Local 2428 East Bay Parks

Local 2428 Member Says ‘Social Courage’ Led Her to Log More Than 30 Volunteer Hours This Election

When word got around that two AFSCME Local 2428 members were racially profiled while they were walking precincts for a local election—yet they continued to get out the vote despite being in unfriendly territory—Kate Collins took notice.

She was so inspired by their courage that, during the June primaries, Collins decided to walk neighborhood precincts with the Union for the first time.

When it came time to repeat the get out the vote effort for this November’s election—where the stakes are even higher—Collins didn’t hesitate to volunteer.

“To me, it always seemed like a brave thing to do to go knocking on doors and talking to strangers,” she said. “Now that I’ve been doing it for a while, I not only feel closer to the larger East Bay community but I feel more confident striking up conversations with any stranger about any subject.”

That social courage has driven Collins and hundreds of other AFSCME Council 57 members across our communities to step up to the plate this election and take on our 2016 Election Volunteer Challenge. More than the fact that the members who volunteer the most this election will win a prize, our brothers and sisters have been hitting the streets and staying on the phones to lead voter conversations about state propositions as well as about local candidates and measures.

On her own, Collins has logged more than 30 volunteer hours for our political campaign.

As Collins has discovered while she has been volunteering with the Alameda County Central Labor Council and the Dee Rosario for East Bay Regional Parks campaign, the bigger reward has been connecting with people in a meaningful way and restoring their faith in humanity.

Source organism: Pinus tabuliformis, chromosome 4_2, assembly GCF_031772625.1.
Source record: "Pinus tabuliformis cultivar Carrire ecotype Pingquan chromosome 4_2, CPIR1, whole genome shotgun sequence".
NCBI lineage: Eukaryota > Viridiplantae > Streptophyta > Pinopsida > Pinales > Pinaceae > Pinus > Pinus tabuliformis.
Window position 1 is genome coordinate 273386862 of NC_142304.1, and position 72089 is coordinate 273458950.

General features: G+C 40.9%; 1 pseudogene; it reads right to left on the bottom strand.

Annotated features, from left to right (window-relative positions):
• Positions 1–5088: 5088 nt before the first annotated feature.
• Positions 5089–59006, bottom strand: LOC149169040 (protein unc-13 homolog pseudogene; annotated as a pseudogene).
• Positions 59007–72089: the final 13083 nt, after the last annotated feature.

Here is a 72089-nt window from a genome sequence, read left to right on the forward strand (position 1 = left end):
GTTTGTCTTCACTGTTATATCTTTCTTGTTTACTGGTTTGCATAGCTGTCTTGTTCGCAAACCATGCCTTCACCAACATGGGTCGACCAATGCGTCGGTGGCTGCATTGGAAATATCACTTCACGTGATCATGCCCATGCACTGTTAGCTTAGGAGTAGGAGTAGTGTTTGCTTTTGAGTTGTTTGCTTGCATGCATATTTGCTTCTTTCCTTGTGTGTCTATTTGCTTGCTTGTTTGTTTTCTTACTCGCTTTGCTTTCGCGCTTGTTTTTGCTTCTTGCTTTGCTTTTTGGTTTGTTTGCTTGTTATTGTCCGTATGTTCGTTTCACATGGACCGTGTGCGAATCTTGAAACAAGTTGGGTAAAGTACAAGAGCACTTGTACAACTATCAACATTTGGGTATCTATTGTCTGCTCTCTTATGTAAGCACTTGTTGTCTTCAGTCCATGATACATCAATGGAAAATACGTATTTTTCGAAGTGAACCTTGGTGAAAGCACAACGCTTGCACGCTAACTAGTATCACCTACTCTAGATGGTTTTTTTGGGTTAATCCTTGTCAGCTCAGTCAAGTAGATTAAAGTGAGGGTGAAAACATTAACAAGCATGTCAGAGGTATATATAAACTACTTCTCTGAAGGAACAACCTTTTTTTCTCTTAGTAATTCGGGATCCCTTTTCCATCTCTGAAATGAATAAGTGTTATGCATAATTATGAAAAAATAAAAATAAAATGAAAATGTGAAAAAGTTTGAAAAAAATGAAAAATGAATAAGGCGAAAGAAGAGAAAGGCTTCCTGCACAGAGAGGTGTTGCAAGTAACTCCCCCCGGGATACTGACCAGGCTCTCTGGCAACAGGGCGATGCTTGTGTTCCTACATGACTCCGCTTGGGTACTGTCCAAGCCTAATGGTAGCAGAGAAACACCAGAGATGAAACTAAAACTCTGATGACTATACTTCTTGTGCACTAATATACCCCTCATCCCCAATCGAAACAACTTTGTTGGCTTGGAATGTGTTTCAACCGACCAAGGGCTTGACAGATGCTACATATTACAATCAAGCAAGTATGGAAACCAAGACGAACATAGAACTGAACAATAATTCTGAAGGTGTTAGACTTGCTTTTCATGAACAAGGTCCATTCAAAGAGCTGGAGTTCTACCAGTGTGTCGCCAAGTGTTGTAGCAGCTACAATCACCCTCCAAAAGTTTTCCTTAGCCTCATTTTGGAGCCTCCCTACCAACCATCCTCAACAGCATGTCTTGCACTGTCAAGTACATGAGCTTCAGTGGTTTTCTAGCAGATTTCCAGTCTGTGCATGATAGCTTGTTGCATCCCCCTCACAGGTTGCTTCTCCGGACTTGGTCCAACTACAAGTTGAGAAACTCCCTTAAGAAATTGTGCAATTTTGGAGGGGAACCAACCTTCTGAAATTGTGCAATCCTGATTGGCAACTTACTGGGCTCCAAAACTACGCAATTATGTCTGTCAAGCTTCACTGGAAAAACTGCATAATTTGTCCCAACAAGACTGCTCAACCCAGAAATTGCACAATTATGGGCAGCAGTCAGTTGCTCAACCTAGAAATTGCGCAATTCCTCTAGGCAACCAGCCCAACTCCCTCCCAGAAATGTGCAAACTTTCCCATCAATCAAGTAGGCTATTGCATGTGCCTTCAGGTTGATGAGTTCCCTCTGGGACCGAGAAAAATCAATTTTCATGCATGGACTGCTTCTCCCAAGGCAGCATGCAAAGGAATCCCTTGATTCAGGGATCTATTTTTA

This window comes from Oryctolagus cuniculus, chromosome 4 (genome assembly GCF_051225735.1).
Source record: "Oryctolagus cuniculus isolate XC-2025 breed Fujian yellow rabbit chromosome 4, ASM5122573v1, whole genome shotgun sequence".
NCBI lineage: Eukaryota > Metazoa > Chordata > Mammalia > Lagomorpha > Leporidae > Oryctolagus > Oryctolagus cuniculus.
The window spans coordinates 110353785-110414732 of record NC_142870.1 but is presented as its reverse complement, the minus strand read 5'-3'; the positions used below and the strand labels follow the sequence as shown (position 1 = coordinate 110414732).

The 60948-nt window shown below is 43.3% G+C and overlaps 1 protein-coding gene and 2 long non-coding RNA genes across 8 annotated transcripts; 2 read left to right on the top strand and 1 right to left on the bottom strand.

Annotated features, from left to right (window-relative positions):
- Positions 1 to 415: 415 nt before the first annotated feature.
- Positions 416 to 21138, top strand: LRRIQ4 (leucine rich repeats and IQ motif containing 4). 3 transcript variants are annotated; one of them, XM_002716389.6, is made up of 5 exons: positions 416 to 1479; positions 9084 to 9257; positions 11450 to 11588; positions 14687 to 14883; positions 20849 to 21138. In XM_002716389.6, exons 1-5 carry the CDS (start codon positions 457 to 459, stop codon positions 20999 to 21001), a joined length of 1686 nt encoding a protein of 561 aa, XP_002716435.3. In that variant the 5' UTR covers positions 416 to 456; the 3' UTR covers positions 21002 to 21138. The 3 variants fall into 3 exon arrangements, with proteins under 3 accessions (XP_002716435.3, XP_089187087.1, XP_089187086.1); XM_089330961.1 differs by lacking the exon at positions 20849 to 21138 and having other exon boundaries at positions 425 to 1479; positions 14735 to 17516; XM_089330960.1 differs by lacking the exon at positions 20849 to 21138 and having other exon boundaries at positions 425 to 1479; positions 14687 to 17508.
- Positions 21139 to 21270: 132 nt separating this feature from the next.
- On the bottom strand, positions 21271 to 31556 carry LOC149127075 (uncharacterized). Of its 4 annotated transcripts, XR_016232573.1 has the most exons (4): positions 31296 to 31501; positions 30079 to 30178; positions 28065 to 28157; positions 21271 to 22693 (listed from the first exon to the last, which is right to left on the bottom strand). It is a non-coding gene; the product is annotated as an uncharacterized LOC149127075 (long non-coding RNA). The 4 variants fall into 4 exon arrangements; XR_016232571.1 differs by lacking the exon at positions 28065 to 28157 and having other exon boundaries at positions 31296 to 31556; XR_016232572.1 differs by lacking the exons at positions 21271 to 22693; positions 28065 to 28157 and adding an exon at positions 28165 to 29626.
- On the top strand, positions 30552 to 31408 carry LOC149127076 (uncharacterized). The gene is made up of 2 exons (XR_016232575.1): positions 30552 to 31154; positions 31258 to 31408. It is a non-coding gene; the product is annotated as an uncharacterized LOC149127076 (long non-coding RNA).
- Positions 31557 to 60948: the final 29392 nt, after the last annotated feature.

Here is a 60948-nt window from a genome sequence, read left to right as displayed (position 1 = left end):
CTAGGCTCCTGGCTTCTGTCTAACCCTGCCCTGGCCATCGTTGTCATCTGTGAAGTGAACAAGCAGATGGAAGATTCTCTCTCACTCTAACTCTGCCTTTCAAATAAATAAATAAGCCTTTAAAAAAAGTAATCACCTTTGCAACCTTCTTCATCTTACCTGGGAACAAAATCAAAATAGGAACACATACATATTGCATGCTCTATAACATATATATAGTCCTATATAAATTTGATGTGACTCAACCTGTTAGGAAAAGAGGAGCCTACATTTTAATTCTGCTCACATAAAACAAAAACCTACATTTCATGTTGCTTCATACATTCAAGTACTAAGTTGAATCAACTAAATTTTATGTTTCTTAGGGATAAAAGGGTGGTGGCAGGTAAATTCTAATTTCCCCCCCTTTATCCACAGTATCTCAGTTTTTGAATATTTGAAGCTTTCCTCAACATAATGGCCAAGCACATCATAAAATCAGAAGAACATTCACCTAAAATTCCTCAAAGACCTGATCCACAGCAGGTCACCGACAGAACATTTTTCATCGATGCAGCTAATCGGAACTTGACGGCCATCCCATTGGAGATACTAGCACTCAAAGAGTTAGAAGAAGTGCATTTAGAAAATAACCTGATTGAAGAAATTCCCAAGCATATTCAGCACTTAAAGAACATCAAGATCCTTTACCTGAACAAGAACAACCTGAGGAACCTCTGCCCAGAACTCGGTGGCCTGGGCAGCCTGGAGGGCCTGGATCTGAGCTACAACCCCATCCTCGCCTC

The presidential election has been so polarizing at times that a lot of Americans have been turned off by politics. But when Collins talked to people at their homes and helped explain some of the local issues on the ballot that could affect their lives, they got a better picture of why their vote matters.

“To make our communities better places, we desperately need changes to happen to be able to afford to live and work in the place we call home,” she said. “A lot of people understood the issues better when we focused on the community building aspect of the election.”

To other AFSCME members who are still wondering if they can make a difference with this election, Collins said there is still time.
It all comes down to the power of having one-to-one conversations and not being afraid to tell people that a vote for a labor-endorsed candidate or ballot measure is a vote for the community.

“What I got the most out of volunteering this election was that all voters are overwhelmed by all the measures on the ballot,” Collins said. “But after you talk to voters, they’ll thank you, and they really appreciate the information you’re sharing.” 

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